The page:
17 Sep Art Deco Terrazzo in 1920s United States
Art Deco Terrazzo in 1920s United States
The history of terrazzo dates back well over 500 years ago. Terrazzo, an Italian word meaning terrace, was created by Venetian marble workers during the 15th century. We can define terrazzo as a composite material that is mainly used as a flooring system that mixes together construction aggregates with a cement or epoxy binder. This material is spread evenly across a substrate and ground and polished to produce a uniform surface that is known for its durability, low maintenance, and design capabilities. While terrazzo originates from Italy, it was introduced in the United States in the late 1890s gaining popularity during the Art Deco Movement of the 1920s.
Terrazzo Introduced in the United States
The craftsmanship of terrazzo has been passed down from generations of Italian families. When Italian families immigrated to the United States during the late 1890s, they brought the trade with them. The United States had a wealth of marble thus creating an opportunity for terrazzo to flourish at the turn of the century. The workers were known as terazzeri and were true artisans creating something special with American floors. But terrazzo gained more recognition during the 1920s as Art Deco styles rose in popularity.
Art Deco during the Roaring 20s
By the 1920s, The United States had experienced the aftermath of World War I. More people began moving into cities from the countryside. During this time, the Art Deco Movement arose with a large influence on architecture, art, and fashion.
To best describe Art Deco, it is a design style focused on the use of man-made materials to create sleek geometric or stylized forms. This style was associated with an elegance that promoted wealth and sophistication. In many Art Deco designs, you will notice the use of simplistic and clean shapes. This is perfect for terrazzo as Art Deco designs featured stylized foliage, fragmented suns, zig-zags, and the occasional animal display.
Among the most notable Art Deco monuments include the Chrysler Building and Empire State Building in New York and the Art Deco historic district in South Beach Miami Florida. The style subdued at the beginning of World War II but has left its mark across many industries and helped terrazzo gain favor among architects in the 1920s.
Evolution of Terrazzo in the 1920s
The popularity of terrazzo in the United States rose during the Art Deco movements of the 1920s. In fact, terrazzo experience quite a number of changes during this period.
Among the changes included the invention of the divider strip and electric grinder, introduction of Portland cement, and establishment of the National Terrazzo and Mosaic Association.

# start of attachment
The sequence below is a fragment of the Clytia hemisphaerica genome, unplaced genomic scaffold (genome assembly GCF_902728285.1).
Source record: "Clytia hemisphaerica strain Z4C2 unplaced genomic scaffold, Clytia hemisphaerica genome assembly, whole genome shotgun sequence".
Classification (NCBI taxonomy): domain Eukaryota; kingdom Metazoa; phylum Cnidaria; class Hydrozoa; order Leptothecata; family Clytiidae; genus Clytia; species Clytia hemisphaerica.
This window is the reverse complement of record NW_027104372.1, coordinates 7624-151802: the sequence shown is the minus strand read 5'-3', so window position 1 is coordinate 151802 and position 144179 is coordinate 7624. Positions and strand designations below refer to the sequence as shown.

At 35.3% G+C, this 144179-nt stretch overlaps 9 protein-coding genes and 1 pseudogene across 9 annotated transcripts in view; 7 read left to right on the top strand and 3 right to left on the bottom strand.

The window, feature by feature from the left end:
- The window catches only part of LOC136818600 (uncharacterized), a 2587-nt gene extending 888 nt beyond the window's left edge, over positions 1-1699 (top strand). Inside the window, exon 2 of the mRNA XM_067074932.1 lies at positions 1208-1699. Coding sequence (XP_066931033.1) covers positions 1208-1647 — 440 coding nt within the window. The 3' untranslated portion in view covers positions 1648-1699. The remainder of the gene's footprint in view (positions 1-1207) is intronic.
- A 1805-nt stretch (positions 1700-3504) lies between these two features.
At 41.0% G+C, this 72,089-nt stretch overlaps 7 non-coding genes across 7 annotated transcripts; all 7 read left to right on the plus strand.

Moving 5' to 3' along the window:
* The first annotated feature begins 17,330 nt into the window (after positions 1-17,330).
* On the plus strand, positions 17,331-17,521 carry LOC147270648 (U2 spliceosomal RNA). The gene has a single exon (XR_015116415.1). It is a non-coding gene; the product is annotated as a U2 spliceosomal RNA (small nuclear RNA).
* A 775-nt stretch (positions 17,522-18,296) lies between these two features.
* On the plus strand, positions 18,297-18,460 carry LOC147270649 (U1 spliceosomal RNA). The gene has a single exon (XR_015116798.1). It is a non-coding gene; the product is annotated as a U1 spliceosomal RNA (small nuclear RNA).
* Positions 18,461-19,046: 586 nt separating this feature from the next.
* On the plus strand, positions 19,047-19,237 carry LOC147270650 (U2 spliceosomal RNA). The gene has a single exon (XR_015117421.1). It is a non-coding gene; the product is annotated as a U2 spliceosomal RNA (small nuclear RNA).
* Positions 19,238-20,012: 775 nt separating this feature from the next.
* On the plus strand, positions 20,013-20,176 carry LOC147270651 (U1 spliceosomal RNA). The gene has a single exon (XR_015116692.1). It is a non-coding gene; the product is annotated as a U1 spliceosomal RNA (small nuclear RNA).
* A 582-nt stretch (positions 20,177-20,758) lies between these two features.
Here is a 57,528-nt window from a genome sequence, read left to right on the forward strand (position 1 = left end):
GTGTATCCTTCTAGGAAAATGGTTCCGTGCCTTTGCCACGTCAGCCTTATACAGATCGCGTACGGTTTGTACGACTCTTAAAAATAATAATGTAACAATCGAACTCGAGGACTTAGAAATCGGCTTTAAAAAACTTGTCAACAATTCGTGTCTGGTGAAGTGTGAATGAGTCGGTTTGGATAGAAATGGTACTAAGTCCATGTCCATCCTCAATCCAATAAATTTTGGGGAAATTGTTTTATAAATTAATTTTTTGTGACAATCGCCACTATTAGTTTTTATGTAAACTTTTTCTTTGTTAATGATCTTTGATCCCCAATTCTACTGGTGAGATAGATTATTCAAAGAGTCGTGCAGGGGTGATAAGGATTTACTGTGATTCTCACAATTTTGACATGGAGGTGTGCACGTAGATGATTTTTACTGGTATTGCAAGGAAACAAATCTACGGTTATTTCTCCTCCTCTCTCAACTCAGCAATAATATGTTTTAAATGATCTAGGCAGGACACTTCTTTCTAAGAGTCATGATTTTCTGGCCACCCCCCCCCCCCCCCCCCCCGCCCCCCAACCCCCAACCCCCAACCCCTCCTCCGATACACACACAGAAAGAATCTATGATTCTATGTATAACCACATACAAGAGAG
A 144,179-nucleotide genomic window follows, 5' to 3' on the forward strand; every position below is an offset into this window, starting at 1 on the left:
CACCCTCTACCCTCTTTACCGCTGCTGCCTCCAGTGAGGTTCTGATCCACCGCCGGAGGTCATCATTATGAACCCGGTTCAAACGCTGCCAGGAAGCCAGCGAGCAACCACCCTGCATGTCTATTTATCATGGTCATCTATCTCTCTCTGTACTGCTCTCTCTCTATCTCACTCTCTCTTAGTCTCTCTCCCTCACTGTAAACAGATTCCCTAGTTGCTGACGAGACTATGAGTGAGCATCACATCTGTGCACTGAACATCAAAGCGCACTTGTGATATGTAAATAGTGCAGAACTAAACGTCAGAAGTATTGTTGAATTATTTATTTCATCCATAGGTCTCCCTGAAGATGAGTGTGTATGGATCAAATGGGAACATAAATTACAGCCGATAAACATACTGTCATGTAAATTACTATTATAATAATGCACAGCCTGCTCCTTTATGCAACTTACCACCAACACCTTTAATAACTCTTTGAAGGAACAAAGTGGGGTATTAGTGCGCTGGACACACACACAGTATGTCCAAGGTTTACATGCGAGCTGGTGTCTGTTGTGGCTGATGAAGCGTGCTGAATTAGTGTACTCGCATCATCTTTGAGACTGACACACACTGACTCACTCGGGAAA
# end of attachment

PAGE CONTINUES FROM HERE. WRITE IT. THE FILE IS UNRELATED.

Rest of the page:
The invention of the electric grinder in 1924 contributed to the spread of terrazzo in the United States. Before using the electric grinder, terrazzo installers used a long handle known as Galera to polish the surface. The new advancement in technology covered surfaces at greater speeds for a smoother finish. As a result, installations reduced the time and cost to finish a terrazzo project making it a cost-effective finish for buildings.
Brass Divider strips were introduced during this time as well, useful in preventing cracks from forming in a terrazzo floor. Soon after installers found ways to create intricate patterns and designs in terrazzo. Divider strips were used to separate areas for color changes.
Because terrazzo had the design capabilities of creating straight or curved forms with their divider strips, the material became favorable during the Art Deco styles of the 1920s. As a result, the number of terrazzo installers grew as well.
Portland cement was introduced to the terrazzo industry thereafter. Portland cement could be dyed with different color pigments which expanded the design possibilities for a terrazzo floor.
National Terrazzo and Mosaic Association
During the 1920s, terrazzo and mosaic contractors formed the National Terrazzo and Mosaic Contractors Association known today as the NTMA (National Terrazzo and Mosaic Association). For nearly 100 years, the NTMA sets standards and best practices for installing terrazzo. Each year, they host technical seminars to share knowledge, examine trends and learn new techniques, and annual conventions that award contractors for their craftsmanship.
Terrazzo saw its breakthrough in the United States during the 1920s, but what is most fascinating is that the terrazzo that was installed during the Art Deco era still last today. This period displays some of the most beautiful terrazzo designs ever made.
Terrazzo continues to evolve over the years. Its gained renewed interest in recent times for its impact on green construction projects through the use of recycled materials and zero VOCs. When the Italians brought terrazzo to America, they brought over a flooring system that earned its reputation as a durable, beautifully aesthetic and low maintenance surface. Other flooring systems can’t match the design and performance of a terrazzo floor. Today you can find terrazzo in locations like universities, government halls, airports, and hotels.